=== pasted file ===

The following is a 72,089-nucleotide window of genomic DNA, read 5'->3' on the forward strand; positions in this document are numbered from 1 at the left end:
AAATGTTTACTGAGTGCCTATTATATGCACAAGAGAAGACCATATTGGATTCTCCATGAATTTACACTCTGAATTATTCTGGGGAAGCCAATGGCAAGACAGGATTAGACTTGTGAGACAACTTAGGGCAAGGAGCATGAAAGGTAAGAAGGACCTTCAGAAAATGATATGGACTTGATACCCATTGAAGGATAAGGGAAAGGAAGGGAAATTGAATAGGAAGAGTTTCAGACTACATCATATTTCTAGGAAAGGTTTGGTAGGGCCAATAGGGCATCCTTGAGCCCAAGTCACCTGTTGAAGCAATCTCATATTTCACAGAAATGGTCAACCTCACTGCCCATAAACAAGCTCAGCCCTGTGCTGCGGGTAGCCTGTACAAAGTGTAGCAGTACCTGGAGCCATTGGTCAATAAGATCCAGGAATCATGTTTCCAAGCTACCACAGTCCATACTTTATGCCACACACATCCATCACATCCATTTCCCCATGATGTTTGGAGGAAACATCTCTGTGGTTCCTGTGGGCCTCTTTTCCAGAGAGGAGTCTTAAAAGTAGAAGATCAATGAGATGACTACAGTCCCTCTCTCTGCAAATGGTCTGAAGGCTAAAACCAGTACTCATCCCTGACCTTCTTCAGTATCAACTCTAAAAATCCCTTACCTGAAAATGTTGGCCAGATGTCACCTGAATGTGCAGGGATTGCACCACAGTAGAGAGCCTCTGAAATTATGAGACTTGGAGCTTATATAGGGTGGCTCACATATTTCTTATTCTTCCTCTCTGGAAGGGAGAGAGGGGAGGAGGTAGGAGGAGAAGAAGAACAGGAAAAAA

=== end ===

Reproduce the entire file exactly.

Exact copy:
The following is a 72,089-nucleotide window of genomic DNA, read 5'->3' on the forward strand; positions in this document are numbered from 1 at the left end:
AAATGTTTACTGAGTGCCTATTATATGCACAAGAGAAGACCATATTGGATTCTCCATGAATTTACACTCTGAATTATTCTGGGGAAGCCAATGGCAAGACAGGATTAGACTTGTGAGACAACTTAGGGCAAGGAGCATGAAAGGTAAGAAGGACCTTCAGAAAATGATATGGACTTGATACCCATTGAAGGATAAGGGAAAGGAAGGGAAATTGAATAGGAAGAGTTTCAGACTACATCATATTTCTAGGAAAGGTTTGGTAGGGCCAATAGGGCATCCTTGAGCCCAAGTCACCTGTTGAAGCAATCTCATATTTCACAGAAATGGTCAACCTCACTGCCCATAAACAAGCTCAGCCCTGTGCTGCGGGTAGCCTGTACAAAGTGTAGCAGTACCTGGAGCCATTGGTCAATAAGATCCAGGAATCATGTTTCCAAGCTACCACAGTCCATACTTTATGCCACACACATCCATCACATCCATTTCCCCATGATGTTTGGAGGAAACATCTCTGTGGTTCCTGTGGGCCTCTTTTCCAGAGAGGAGTCTTAAAAGTAGAAGATCAATGAGATGACTACAGTCCCTCTCTCTGCAAATGGTCTGAAGGCTAAAACCAGTACTCATCCCTGACCTTCTTCAGTATCAACTCTAAAAATCCCTTACCTGAAAATGTTGGCCAGATGTCACCTGAATGTGCAGGGATTGCACCACAGTAGAGAGCCTCTGAAATTATGAGACTTGGAGCTTATATAGGGTGGCTCACATATTTCTTATTCTTCCTCTCTGGAAGGGAGAGAGGGGAGGAGGTAGGAGGAGAAGAAGAACAGGAAAAAA